Anti-Poaching: Still A Long Way to Go




Lonely Road of Going Global


For Peaceland Foundation, an NGO established initially in China, the idea of going global was formally sprouted ten years ago. With this goal, the organisation started actively attending rescues in neighbouring countries, including Myanmar and Nepal, in 2015. It was also the same year that Wang Ke – one of the key figures in the Foundation – commenced reaching out to international organizations, hoping that an anti-poaching project led by the Foundation can take root in Africa, so that NGOs from China can radiate its humanitarian power through active practices in global wildlife protection.


However, these applications were either directly rejected or silently sinking into the sea. Even though some international organisations showed their willingness to let Wang’s team join, yet later it turned out that they were more interested in using Wang’s team as Chinese undercover agents to act like buyers and help catch the local poachers or sellers.


Wang Ke resolutely refused it and decided to step on a lonely road without attaching to any international NGOs. They communicated with the local organisations in person with a small volunteer group as well as supporting materials, showing their determination on long-term project and insistent technique supports. Finally, with Wang’s efforts, Zimbabwe allowed his team to carry out anti-poaching activities in one of their World Natural Heritage Sites, the Mana Pools National Park.




Adapting and Cooperating



Zimbabwe, where the magnificent Victoria Falls locates and the Zambezi River flows, is the home for more than 200 wild species. It represents the diversity of African wildlife, but at the same time, also a cornucopia that many poachers put an eye on.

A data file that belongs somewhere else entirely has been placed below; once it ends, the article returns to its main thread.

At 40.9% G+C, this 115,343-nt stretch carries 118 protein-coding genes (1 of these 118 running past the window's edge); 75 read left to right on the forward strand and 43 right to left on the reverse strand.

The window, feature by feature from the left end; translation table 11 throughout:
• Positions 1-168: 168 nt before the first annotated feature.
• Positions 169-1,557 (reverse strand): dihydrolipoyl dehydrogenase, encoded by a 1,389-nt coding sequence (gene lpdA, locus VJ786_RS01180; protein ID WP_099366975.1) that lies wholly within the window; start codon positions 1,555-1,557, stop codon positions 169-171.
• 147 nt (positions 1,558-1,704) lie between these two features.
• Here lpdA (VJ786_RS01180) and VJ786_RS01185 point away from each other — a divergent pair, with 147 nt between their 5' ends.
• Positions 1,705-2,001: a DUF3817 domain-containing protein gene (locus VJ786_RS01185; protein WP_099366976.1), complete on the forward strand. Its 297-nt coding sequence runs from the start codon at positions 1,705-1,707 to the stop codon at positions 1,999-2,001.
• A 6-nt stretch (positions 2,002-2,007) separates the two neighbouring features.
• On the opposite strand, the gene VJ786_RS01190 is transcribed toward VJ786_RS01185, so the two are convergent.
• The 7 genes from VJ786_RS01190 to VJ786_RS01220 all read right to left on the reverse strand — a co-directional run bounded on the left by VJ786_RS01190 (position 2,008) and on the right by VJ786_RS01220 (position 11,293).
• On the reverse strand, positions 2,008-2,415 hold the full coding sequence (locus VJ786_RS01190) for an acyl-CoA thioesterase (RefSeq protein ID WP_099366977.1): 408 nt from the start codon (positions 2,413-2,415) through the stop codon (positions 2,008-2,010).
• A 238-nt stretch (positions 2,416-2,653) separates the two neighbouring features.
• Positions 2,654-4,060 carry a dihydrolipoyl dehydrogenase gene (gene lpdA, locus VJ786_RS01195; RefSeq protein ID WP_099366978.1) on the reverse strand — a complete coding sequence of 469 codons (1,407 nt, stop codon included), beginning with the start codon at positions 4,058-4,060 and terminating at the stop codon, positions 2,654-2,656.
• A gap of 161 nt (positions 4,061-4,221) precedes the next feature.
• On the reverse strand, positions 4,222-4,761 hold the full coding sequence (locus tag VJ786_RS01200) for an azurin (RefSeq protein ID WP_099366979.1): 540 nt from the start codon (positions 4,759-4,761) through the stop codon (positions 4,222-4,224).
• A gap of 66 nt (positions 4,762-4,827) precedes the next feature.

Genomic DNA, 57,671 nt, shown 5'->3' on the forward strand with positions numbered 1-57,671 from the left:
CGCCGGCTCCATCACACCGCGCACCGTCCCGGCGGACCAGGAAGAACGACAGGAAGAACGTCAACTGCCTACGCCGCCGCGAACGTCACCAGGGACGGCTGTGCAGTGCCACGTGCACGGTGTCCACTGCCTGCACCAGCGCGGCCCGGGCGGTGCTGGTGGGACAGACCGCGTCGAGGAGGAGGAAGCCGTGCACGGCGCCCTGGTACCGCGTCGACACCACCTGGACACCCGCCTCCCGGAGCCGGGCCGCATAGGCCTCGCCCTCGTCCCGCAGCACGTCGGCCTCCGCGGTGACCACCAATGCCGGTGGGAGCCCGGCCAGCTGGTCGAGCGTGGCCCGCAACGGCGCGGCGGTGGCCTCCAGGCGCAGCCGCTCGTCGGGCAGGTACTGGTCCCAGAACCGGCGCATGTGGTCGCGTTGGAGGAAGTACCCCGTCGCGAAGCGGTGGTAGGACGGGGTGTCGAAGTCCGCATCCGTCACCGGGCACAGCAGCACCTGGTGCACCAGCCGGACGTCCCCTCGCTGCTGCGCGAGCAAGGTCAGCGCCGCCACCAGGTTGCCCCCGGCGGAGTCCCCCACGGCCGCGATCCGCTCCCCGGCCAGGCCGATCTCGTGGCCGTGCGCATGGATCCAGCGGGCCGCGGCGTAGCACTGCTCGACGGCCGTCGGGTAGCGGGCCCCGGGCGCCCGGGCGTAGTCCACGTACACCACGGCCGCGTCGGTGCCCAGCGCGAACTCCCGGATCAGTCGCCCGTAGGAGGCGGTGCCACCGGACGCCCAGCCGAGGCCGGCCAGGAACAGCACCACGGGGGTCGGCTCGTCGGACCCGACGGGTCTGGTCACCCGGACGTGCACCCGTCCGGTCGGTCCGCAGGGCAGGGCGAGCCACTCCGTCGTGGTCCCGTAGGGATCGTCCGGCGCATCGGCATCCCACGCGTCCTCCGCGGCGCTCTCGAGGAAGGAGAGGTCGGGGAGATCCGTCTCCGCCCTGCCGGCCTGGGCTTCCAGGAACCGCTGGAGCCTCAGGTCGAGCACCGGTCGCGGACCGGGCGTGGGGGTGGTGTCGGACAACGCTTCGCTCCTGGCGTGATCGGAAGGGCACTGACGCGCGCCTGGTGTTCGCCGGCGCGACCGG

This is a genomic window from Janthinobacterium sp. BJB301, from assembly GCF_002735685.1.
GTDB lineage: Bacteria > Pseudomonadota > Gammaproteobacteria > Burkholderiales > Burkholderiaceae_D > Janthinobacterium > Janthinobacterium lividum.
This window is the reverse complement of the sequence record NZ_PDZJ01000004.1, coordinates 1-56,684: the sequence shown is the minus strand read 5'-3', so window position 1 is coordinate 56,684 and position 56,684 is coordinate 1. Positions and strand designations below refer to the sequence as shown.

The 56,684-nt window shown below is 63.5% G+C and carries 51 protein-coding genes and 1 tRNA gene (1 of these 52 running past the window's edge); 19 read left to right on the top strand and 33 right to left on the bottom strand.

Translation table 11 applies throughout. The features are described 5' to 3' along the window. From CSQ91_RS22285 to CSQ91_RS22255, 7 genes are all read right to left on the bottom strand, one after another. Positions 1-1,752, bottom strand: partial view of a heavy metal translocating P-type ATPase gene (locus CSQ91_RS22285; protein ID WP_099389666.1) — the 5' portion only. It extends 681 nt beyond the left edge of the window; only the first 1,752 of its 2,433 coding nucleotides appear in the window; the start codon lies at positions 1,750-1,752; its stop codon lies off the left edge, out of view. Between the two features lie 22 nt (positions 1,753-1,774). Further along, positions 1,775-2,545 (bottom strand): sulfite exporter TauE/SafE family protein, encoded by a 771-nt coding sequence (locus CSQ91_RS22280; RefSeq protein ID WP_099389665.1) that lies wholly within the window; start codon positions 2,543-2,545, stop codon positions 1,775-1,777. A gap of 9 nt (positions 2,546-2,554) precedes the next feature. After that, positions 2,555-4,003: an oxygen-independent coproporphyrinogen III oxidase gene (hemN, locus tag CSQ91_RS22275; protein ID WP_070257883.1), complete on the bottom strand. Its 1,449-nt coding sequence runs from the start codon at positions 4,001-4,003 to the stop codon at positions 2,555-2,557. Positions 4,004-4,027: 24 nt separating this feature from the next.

The Mana Pools National Park is exactly one example. Located in north-western Zimbabwe, it covers an area of 2,900 square kilometres. About 5000 to 8000 African elephants, as well as endangered wild animals such as African lions and African wild dogs live there. Due to the primitive environment, poaching frequently occurs there, making the wildlife – especially the local African elephant population – being seriously threatened.


Although the local anti-poaching work eagerly needs help, Wang’s team was still not welcomed in the beginning, mainly caused by the distrust during the cooperation. Some local officials thought Wang’s team was secretly hunting under the banner of anti-poaching, and others questioned the professionalism of Chinese anti-poaching volunteers. Wang also admitted the difficulty, “Trust can only be solved by time. You cannot do anything without the trust of local people [translated].” (Jiang, Lü & Gu, 2019).



Another complexity lies in lifestyle adaptation. The camp that Chinese anti-poaching volunteers have lived in was overlapped with wild animals’ living space. Stepping out of the camp, you may see a lion lying down to bask in the sun just ten metres away, or elephants quietly bowing their heads down to observe the camp. This is a process for Chinese volunteers to learn how to adapt to the wild field, but more importantly, to understand how to really respect other animals’ living space on this land as human beings.




Progress Achieved


During the first three years, there were five anti-poaching operations conducted by the Peaceland Foundation in the Mana Pools National Park (the details of each operation can be viewed in the timeline illustration).


In order to effectively deter ivory poachers, Wang’s team has equipped with advanced technical services such as helicopters, speedboats, powered delta planes, unmanned aerial vehicles, night vision devices, patrol boats, thermal imaging devices, self-defence guns, and so on. These techniques have greatly enlarged the patrol area to the air and water space and makes reconnaissance more efficient.